WPF Layout: Dealing With Percentage Size in WPF

Proper layout and positioning are a vital part of interactive, high-performance and user-friendly Windows applications. This series of articles explain the layout process in WPF. This series began with an understanding of the WPF layout process. The next part of this series will cover the basics of layout and positioning, such as size, margin, padding and alignment of elements. Later in this series, I will cover various panels and related parent controls available in WPF.

Table of Contents

Introduction

In the previous article, WPF Layout: Content Alignment, I explained content alignment of elements. What if you need to adjust the size of elements based on the percentage of a container or screen? This article focuses on how to deal with percentage in the size of elements.

Manage Percentage

In HTML, the percentage (%) symbol is used to define a uniform layout that keeps the same width and height ratio when a web page is resized. We do not have this feature in Windows Forms. However, WPF supports this feature in a different manner using an asterisk (*) suffix with a double number. Unlike percentage, an asterisk does not have a maximum limit of 100. An asterisk uses the current width or height of an element and divides by the value associated with the asterisk and when a Window or Page is resized, the actual size of the element is calculated at runtime.

Here is an example. Figure 1 is a Window with a Grid panel and three Rectangle elements.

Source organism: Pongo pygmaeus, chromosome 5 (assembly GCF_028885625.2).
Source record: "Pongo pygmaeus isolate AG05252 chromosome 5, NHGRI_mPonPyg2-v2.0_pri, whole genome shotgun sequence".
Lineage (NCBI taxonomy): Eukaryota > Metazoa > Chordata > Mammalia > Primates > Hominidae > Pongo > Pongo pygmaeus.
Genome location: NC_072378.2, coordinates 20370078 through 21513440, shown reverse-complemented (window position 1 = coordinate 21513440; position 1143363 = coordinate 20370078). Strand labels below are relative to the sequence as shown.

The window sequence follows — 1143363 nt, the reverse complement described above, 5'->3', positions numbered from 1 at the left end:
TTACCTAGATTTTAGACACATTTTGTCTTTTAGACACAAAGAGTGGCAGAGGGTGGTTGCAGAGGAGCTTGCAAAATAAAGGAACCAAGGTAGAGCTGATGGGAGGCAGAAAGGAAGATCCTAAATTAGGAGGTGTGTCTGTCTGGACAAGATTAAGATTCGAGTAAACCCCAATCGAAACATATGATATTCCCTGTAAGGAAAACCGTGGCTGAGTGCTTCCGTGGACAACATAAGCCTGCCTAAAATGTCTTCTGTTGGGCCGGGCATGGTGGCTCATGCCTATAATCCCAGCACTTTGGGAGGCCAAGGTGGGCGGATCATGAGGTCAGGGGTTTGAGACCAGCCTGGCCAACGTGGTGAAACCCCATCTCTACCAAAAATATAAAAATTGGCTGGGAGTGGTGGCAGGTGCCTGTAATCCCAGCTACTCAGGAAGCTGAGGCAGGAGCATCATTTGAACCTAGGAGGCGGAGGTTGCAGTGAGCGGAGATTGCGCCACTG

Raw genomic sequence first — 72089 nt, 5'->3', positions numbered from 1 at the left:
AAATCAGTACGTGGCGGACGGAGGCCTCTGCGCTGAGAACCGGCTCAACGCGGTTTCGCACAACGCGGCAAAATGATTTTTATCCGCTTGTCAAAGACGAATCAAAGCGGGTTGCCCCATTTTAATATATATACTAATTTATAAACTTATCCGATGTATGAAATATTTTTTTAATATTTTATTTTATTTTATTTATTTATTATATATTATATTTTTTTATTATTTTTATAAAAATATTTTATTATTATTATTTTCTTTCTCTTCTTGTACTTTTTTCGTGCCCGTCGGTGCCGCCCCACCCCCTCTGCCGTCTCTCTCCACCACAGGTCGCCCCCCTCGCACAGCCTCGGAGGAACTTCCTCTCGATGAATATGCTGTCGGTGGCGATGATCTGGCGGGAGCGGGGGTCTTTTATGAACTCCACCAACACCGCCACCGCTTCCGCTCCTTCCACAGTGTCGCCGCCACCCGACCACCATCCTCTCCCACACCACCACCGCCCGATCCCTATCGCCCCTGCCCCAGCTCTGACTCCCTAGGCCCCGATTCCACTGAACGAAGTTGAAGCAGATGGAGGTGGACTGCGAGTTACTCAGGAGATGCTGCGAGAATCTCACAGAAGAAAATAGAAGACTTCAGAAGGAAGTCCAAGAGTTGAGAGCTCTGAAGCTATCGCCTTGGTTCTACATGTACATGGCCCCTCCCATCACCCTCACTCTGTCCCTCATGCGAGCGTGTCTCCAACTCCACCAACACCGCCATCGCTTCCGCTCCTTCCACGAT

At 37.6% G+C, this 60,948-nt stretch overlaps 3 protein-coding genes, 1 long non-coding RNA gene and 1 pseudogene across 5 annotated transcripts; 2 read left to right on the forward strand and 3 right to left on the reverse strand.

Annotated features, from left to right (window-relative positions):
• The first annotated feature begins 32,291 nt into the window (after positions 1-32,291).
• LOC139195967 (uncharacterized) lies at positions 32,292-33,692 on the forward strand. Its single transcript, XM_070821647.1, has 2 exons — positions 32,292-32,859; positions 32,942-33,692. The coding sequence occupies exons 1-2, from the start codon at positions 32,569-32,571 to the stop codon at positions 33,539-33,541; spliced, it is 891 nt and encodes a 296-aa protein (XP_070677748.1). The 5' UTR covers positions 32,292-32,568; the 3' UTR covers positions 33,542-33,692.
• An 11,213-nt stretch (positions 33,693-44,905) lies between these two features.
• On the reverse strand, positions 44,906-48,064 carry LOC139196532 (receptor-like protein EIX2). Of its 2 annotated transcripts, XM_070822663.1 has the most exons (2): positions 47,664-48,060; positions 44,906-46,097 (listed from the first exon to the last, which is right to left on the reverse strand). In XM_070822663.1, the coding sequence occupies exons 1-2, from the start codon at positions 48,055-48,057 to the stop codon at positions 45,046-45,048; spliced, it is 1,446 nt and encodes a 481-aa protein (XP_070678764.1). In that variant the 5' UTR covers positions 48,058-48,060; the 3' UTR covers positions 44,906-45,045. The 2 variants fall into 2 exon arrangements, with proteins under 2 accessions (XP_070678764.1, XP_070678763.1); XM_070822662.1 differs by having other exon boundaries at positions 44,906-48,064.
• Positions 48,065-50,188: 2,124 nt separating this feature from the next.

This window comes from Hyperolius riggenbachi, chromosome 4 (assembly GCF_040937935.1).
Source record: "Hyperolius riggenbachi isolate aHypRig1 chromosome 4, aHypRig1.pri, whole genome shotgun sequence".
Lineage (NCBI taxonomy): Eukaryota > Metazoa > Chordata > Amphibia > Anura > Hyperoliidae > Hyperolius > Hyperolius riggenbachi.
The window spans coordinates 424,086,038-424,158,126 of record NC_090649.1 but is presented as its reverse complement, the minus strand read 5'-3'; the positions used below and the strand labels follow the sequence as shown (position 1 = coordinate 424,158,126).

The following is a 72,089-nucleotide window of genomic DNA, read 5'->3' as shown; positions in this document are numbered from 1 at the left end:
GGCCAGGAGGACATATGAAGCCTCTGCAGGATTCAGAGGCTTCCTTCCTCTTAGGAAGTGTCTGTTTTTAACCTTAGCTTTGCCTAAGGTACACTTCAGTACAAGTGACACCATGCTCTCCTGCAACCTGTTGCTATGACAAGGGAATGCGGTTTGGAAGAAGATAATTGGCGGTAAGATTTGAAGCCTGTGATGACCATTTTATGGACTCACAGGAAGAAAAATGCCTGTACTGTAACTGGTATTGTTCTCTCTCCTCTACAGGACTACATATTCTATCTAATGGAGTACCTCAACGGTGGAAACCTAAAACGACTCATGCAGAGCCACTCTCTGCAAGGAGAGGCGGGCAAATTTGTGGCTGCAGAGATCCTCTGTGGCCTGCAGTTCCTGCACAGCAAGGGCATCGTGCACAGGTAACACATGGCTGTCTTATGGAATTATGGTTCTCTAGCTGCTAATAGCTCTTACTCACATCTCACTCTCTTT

Figure 1

You can create this UI by simply placing 3 rectangles on a Grid element and moving them to where you want. The XAML code looks as in Listing 1.

  1. <Grid>  
  2.    <Rectangle Name="rectangle1" Stroke="Black" Fill="Orange" Margin="55,0,112,80" />  
  3.    <Rectangle Fill="Green" Margin="0,80,0,0" Name="rectangle2" Stroke="Black"  
  4.       HorizontalAlignment="Right" Width="113" />  
  5.    <Rectangle Fill="Purple" Margin="0,80,0,0" Name="rectangle3" Stroke="Black"  
  6.       HorizontalAlignment="Left" Width="54" />  
  7. </Grid>  

Listing 1

Now when we resize the Window, we want the size of the rectangles to have the same ratio as the new size of the window. We can do this using an asterisk with the size.

However, all elements in XAML do not support the asterisk feature. We place columns and rows in a Grid element and fix their width and height with the asterisk.

The new code is listed in Listing 2.

  1. <Window x:Class="PercentageInWPF.Window1"  
  2.    xmlns="http://schemas.microsoft.com/winfx/2006/xaml/presentation"  
  3.    xmlns:x="http://schemas.microsoft.com/winfx/2006/xaml"  
  4.    Title="Window1" Height="200" Width="300">  
  5.   
  6.    <Grid>  
  7.       <Grid.RowDefinitions>  
  8.          <RowDefinition Height="139*" />  
  9.          <RowDefinition Height="150*" />  
  10.       </Grid.RowDefinitions>  
  11.   
  12.       <Grid.ColumnDefinitions>  
  13.          <ColumnDefinition Width="101*" />  
  14.          <ColumnDefinition Width="208*" />  
  15.          <ColumnDefinition Width="169*" />  
  16.       </Grid.ColumnDefinitions>  
  17.   
  18.       <Rectangle Grid.Column="1" Name="rectangle1" Stroke="Black" Fill="Orange" />  
  19.       <Rectangle Fill="Green" Name="rectangle2" Stroke="Black" Grid.Column="2" Grid.Row="1" />  
  20.       <Rectangle Fill="Purple" Name="rectangle3" Stroke="Black" Grid.Row="1" />  
  21.    </Grid>  
  22. </Window>  

Listing 2

Now if you resize the window, the size of rectangles will be changed in proportion to the size of the window in Figure 2.


                                                                      Figure 2

Summary

In this article, I explained how to deal with the % size of WPF elements. The next article of this series explains WPF layout and an understanding of panels.